Mon 1 Dec 2003
The College has a nice news release on its recent Rhodes Scholarship winners. I am not sure if there was any significance to the fact that both spent their junior years at Oxford. Several other winners seem to have also studied at Oxford. Given how famously insular the Rhodes world is — selection committees are dominated by past winners — I can imagine that having already demonstrated a love for all things Oxford is an advantage.
Not everyone in the Blogosphere is a fan of Rhodes Scholars. Andrew Sullivan writes that: “Almost to a man and woman, they are mega-losers, curriculum-vitae fetishists, with huge ambition and no concept of what to do with it.” The only Rhodes Scholar I have ever known personally was an fine fellow, now an Air Force doctor, so I can’t comment either way. I certainly hope that Ludwig and Ishizuka avoid this fate.
The Record article also notes that two seniors, Scott Grinsell (our erstwhile co-blogger) and Adam Grogg won Marshall Fellowships. Alas, Marshalls are not as hip as Rhodes, so Grinsell and Grogg get no news release.
“The performance [of this year’s senior class,] with those fellowships suggests that this was the strongest, perhaps, in the history of the College,” said Peter Grudin, assistant dean and overseer of post-graduate fellowships for the College. “It’s a very safe supposition that this total of four [Rhodes and Marshall] is among the highest.”
“I’ve been here 24 years and I’ve never seen a top three percent like the class of 2004,” he said. “I’m not at all surprised by the success of this year’s class…[these men and women] are of heroic character.”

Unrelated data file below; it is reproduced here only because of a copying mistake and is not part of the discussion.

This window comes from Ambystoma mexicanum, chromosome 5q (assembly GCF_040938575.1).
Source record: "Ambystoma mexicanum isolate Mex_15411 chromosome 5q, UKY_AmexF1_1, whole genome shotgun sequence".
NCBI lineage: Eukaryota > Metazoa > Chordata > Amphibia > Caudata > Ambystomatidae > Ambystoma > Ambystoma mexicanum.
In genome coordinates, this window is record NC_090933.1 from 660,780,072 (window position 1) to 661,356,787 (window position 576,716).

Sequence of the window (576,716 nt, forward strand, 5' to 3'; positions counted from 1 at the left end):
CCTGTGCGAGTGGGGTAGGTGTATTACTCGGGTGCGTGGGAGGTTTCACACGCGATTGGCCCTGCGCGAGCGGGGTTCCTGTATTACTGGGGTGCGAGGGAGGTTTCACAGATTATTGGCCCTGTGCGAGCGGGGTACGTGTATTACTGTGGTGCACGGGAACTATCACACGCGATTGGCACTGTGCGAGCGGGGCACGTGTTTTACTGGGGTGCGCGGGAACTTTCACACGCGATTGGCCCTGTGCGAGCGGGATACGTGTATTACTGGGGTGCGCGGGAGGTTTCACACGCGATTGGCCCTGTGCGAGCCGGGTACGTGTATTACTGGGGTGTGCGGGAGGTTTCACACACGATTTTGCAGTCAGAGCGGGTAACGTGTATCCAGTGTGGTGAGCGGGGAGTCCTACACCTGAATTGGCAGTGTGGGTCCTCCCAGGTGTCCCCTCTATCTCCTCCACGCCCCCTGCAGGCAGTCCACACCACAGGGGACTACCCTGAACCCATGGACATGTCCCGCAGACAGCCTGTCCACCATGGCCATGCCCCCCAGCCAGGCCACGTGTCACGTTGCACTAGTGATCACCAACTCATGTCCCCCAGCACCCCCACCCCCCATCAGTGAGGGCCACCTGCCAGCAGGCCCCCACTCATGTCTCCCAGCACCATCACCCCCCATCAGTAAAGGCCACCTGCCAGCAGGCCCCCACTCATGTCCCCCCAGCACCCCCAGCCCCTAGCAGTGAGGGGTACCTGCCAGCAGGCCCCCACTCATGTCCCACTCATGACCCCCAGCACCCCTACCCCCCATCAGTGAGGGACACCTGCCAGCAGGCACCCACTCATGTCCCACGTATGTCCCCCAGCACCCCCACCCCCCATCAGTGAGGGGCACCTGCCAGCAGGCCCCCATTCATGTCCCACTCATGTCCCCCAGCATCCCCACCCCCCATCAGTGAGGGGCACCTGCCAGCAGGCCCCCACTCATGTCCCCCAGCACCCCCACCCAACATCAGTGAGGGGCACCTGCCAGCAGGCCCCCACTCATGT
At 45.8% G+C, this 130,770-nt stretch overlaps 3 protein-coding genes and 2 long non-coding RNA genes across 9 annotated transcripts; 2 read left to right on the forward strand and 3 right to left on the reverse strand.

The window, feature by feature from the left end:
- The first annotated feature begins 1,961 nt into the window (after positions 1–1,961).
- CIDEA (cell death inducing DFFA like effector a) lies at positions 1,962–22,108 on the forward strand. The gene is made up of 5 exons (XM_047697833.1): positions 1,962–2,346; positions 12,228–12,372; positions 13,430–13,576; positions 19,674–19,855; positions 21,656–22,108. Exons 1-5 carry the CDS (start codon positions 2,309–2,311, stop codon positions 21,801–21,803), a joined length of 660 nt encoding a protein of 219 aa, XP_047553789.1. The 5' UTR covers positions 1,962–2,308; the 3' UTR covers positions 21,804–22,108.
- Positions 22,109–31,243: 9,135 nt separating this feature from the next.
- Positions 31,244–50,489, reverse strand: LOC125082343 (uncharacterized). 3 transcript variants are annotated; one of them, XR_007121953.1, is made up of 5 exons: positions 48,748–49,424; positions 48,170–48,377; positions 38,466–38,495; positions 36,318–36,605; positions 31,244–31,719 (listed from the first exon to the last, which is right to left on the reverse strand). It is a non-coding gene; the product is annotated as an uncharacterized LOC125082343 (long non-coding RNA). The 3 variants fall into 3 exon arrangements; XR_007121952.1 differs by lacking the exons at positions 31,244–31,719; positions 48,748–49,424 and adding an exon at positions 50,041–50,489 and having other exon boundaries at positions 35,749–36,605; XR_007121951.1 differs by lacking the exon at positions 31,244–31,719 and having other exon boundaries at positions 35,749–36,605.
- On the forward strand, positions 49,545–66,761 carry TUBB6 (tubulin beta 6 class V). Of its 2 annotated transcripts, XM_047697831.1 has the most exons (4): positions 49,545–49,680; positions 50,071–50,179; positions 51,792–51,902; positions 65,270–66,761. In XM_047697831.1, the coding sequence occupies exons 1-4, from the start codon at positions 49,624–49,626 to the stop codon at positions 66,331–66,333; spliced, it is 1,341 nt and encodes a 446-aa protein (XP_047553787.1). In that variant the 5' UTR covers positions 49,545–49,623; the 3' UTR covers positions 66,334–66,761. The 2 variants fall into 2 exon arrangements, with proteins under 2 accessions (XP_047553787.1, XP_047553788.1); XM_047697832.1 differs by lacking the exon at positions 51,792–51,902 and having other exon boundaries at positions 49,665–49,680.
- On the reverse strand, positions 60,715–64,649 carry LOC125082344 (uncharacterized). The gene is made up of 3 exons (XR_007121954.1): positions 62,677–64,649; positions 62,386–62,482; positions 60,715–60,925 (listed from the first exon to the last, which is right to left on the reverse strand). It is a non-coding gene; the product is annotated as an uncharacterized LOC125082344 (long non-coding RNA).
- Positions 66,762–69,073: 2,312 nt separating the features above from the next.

“Heroic”? I am stand second to none in my relentless Eph-boosting, but this is really a bit much. There are heroes in this world, but winning a scholarship does not make you one. All the seniors here seem, from a distance, like perfectly fine folk, but none, as far as I can tell, has demonstrated “heroic character.” Of course, I am pretty sure that none of them, sensible 21 year olds that they are, would claim to have done so.
The Record article has lots of good details. My favorite parts:
Ludwig is a history major from Charlottesville, Va. who applied from West Virginia, where her family owns a farm and where she votes.
Smart girl! For those not in the know, Rhodes Scholarships are awarded regionally. That is, you are not competing with a national pool of people, just with those in your “District.” Most people think that competing in District 1 (with Massachusetts and Connecticut) is a lot harder than other districts.
Ishizuka, who does research in HIV/AIDS, is quoted as saying:
Ideally, I might like some day to be in a position from which I could influence economic policy and divert more resources to scientific research.
Ishizuka need look no further than his fellow Eph Ludwig for the “resources” he seeks to “divert.” Let’s pass a law whereby families with extra farms have to give them up to the government to fund scientific research. I am sure that Luwig’s family would be happy to give up their farm so as to fund Ishizuka’s post-doc.
Of course, this is somewhat tongue-in-cheek, but resources don’t come out of thin air . . .
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